The saying goes that “Those who forget history are doomed to repeat it” and this is true of dust collection too.
Dust collections systems are often seen as an install and forget equipment. You turn it on and then do maintenance when you need to. However, the system was designed for a specific system or piece of equipment. This means the hoods, duct-work, airflow, dust collector, etc. are all taken into account in the design.
Then over time, equipment in the system is changed, repaired, optimized, etc. Additional pickup points are added and/or removed, filters are changed, process conditions change, new products are made and/or new components are used in the process. All of this can change the operation of the dust collector system. Anytime something changes in the dust collector system, the system should be reviewed to make sure it is still operating as required.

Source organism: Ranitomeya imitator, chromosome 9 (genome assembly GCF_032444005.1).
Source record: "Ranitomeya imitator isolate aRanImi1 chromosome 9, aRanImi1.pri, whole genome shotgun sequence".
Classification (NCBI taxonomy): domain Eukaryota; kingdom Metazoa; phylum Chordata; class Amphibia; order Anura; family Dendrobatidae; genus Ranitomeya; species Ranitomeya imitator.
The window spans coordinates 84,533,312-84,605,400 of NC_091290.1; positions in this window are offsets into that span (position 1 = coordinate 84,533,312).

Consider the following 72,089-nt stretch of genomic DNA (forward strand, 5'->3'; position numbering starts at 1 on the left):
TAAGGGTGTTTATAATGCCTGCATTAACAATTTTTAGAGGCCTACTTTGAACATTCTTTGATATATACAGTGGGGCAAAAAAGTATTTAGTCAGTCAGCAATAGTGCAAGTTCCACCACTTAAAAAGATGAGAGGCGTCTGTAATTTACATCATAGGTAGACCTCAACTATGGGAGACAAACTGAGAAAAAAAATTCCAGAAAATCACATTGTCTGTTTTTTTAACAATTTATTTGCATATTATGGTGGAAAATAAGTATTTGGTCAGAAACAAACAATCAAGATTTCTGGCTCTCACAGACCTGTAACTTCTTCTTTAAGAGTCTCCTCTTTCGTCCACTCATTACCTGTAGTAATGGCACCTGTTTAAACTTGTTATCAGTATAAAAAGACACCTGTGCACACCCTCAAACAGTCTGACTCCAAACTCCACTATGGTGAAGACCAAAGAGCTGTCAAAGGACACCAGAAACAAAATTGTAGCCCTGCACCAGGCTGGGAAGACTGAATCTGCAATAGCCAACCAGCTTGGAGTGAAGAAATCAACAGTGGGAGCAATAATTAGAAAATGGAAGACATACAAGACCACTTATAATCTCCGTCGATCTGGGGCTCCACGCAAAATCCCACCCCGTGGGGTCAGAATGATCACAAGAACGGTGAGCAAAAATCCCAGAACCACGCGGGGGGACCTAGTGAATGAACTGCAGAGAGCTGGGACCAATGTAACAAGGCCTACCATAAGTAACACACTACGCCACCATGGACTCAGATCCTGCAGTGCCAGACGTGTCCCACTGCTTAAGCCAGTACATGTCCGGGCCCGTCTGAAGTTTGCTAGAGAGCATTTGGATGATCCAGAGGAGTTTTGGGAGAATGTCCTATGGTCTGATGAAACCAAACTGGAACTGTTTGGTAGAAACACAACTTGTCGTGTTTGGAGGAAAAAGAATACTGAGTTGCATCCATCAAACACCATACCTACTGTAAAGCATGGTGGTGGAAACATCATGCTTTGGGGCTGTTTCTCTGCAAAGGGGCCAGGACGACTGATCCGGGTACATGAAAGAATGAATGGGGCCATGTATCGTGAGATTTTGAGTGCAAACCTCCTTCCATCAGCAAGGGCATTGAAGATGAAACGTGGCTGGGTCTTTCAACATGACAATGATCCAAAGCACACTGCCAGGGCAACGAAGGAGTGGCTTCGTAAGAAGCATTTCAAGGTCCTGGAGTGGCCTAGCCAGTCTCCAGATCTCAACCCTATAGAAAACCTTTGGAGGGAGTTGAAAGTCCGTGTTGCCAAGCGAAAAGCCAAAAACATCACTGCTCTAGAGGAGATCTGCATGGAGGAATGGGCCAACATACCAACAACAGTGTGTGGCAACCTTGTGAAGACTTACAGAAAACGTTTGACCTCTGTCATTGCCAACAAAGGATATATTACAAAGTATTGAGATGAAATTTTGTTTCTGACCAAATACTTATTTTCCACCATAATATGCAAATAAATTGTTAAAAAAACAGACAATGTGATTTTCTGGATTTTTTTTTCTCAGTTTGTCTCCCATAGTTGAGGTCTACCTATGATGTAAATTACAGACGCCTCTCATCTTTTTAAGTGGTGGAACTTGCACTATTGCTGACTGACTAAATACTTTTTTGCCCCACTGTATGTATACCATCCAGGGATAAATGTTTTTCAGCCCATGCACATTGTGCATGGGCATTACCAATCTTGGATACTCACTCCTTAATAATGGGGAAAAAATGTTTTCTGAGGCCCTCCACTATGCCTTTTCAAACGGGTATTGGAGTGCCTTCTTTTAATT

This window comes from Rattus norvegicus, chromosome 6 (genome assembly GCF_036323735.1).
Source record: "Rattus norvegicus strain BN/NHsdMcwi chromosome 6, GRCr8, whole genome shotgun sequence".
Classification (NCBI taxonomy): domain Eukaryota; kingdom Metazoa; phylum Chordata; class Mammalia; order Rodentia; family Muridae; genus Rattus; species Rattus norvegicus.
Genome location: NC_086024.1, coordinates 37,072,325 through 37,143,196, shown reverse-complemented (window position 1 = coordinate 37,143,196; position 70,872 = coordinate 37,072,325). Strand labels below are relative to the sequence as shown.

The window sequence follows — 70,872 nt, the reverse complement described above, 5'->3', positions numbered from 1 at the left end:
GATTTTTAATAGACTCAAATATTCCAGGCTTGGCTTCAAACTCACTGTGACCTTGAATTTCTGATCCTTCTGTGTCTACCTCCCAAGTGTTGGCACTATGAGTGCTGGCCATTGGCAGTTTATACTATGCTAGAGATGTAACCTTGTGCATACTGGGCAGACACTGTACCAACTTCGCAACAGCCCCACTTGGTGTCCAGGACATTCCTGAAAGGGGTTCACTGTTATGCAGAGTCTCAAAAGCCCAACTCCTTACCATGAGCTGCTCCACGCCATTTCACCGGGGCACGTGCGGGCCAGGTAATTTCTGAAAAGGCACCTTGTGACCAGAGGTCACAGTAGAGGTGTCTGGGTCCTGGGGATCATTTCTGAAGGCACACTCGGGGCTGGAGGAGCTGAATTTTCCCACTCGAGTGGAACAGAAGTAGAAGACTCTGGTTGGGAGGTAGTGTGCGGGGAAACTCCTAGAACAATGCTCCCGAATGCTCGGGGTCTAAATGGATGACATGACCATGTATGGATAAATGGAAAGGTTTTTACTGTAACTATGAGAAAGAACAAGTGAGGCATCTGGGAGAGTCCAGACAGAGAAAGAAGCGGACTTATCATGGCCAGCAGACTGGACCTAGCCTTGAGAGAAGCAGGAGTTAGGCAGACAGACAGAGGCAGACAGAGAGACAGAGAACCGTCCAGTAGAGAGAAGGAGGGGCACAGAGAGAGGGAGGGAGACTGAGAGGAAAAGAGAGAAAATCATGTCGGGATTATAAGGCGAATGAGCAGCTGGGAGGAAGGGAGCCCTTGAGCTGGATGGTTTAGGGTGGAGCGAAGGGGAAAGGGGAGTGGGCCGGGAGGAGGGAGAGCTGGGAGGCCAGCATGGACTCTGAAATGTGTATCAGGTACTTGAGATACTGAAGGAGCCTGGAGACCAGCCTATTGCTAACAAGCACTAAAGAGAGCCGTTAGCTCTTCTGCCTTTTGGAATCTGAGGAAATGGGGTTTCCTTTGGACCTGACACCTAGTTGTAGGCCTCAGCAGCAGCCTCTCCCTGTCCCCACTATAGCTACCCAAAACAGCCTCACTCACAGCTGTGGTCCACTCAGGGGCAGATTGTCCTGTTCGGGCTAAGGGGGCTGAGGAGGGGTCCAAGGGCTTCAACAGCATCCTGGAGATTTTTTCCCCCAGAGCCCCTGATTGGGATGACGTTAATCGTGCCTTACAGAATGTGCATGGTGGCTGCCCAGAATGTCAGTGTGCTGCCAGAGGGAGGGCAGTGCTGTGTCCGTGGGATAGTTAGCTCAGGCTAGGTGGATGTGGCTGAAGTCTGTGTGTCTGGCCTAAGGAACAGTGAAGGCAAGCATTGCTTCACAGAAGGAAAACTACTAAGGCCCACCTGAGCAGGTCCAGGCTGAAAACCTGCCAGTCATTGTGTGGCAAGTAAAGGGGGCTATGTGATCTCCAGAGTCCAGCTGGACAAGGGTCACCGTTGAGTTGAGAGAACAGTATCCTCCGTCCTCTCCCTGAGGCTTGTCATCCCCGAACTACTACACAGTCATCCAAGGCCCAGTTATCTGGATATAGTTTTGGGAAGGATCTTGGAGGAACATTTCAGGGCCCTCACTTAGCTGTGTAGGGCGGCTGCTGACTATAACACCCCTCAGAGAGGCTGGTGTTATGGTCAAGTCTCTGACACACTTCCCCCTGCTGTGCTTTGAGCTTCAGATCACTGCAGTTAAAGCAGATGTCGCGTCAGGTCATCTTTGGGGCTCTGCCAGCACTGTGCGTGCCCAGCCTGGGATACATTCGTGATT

At this time, the change should be noted in the system manual so that in the future when another change is done or the system isn’t operating as required, the information is readily available. If the information isn’t noted on the system, history will be repeated in that the whole system will have to be re-designed to figure out what airflow is required and where the issues are. This will end up taking more time, and if the proper data isn’t available, could cause further issues down the line.
Learn how industrial dust collectors and material handling valves can help your application.
5 Common Mistakes When Selecting a Dust Collector
The video presents a quick, do-it-yourself examination that helps identify symptoms of possible inefficient dust collection.
To learn more about which dust collector, please contact our experts at 440-543-7400 or visit our website: www.dustcollectorhq.com